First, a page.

aginst th´ law to walk, It´s aginst
th´ law to talk
aginst th´ law
jurisprudence has long upheld the old Roman caveat of Ignorantia
non excusat or “ignorance
of the law does not excuse,” it should easily follow
before the law (that is, flagrant illegal activity) be
discouraged. Or, at the very least, the appearance
criminality should be exercised. Standards, don't
ya' know... Traveling five, ten, or even twenty
miles per hour over the speed
limit is occasionally understandable, but doing a 100
through the evening rush hour traffic is generally
excessive and wrong. There's no excuse for being
that selfish and
reckless. Greater goods knockin' it with lesser
wrongs! And, always
buckle-up and have bail money.
Seattle Hempfest 2013 munchies - "Don't use pot in public."
“Operation Orange Fingers,” last week's Seattle Police Department public service information campaign at the Seattle Hempfest 2013, was apparently in “most excellent” good taste. The cops handed out free bags of Doritos to the attendees which had attached info-stickers about the new and still changing State of Washington laws concerning marijuana usage, possession, and related complications. Though it's still illegal to smoke pot in public, the police only handed out warnings and not civil violation tickets. The tickets, of course, will come soon and likely often as states will make a buck when they can. Rhode Island state and local police just announced that they wrote 850 tickets between April and July for possession of less than an ounce of weed, already collecting $61,000 out of a projected $110,000. As laws change one would assume common sense would tag along, though sometimes the relationship between common sense and the law can be very difficult to understand.
aginst th´ law to eat, It´s aginst
th´ law to drink
aginst th´ law
The continuing threat from Congress to pass a Flag Desecration Amendment to ostensibly prohibit public flag-burning has remained patriotic hyperbole as it's against the law to burn anything in public without a permit. Actually, even burning stuff on private property is heavily regulated. Unnecessary redundancy would seem to be at play here, though Congress also likes to elaborate on the “Desecration” part and include such apparel incorporation as Captain America's costume/uniform/suit (both Steve Rogers and Wyatt from Easy Rider). Fashion statements aside, civil disobedience remains a personal choice of accepting legal consequences. I mean, the whole bra-burning thing never really took off, yet tailgate cook-outs at parking lot sporting events seem to be widely tolerated. Double-standard or selective enforcement? Yeah, sparking up a joint and grilling brats and burgers in non-authorized public places should be regarded as equally reprehensible with Yogi Boo Boo warning us that only we can prevent forest fires and avoid citations for a hundred bucks (at least that's the price tag, here, under Massachusetts General Law Chapter 94C/Section 32L).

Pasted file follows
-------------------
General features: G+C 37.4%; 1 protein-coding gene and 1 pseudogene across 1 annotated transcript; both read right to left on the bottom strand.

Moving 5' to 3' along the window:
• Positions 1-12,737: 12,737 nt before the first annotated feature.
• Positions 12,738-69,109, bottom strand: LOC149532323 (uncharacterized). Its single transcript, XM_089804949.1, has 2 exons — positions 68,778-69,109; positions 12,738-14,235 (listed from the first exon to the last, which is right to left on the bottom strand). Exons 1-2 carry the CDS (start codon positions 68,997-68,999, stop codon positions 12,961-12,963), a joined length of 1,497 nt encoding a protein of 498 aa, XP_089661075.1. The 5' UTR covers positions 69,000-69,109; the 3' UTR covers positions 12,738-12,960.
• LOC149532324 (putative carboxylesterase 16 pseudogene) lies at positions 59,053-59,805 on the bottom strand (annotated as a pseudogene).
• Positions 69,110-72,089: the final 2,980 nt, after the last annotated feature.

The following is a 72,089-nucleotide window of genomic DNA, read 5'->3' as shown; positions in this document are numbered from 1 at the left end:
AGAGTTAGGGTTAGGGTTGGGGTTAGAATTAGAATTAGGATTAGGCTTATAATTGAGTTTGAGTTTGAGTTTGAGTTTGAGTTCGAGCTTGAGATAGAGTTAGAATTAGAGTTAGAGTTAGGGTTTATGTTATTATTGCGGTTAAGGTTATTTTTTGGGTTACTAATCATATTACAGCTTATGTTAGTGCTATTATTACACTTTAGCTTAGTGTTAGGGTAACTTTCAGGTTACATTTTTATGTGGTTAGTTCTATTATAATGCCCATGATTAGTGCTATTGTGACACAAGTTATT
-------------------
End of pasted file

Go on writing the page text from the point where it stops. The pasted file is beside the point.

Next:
United States Attorney General Eric H. Holder, Jr. has recently announced plans for the Justice Department to lighten up on the sentencing of nonviolent drug offenders. The recommendation seems to have more to do with the cost of incarceration and prison overcrowding, as well as the blatant disparity between Blacks and crack cocaine and Whites with powdered cocaine (though, I'd guess most African-Americans snorting powder might still get an injudicious bum's rush), than getting in front off the fast approaching tide of recreational and medicinal drug usage and possession decriminalization. Selling drugs, of course, will remain a huge no-no, as that takes taxes away from the Feds, the States, and local governments. In 2011 Holder correctly anticipated the indefensibility and collapse of the Defense of Marriage Act, which was soon superseded by June 2013 Supreme Court decision ruling DOMA as unconstitutional. However, despite the new changes in the law, it's still arrogant, wrong, and illegal to get high and have gay sex in public (even if married/partnered). With Twisted History it's remembered that what happens in Eden, stays in Eden...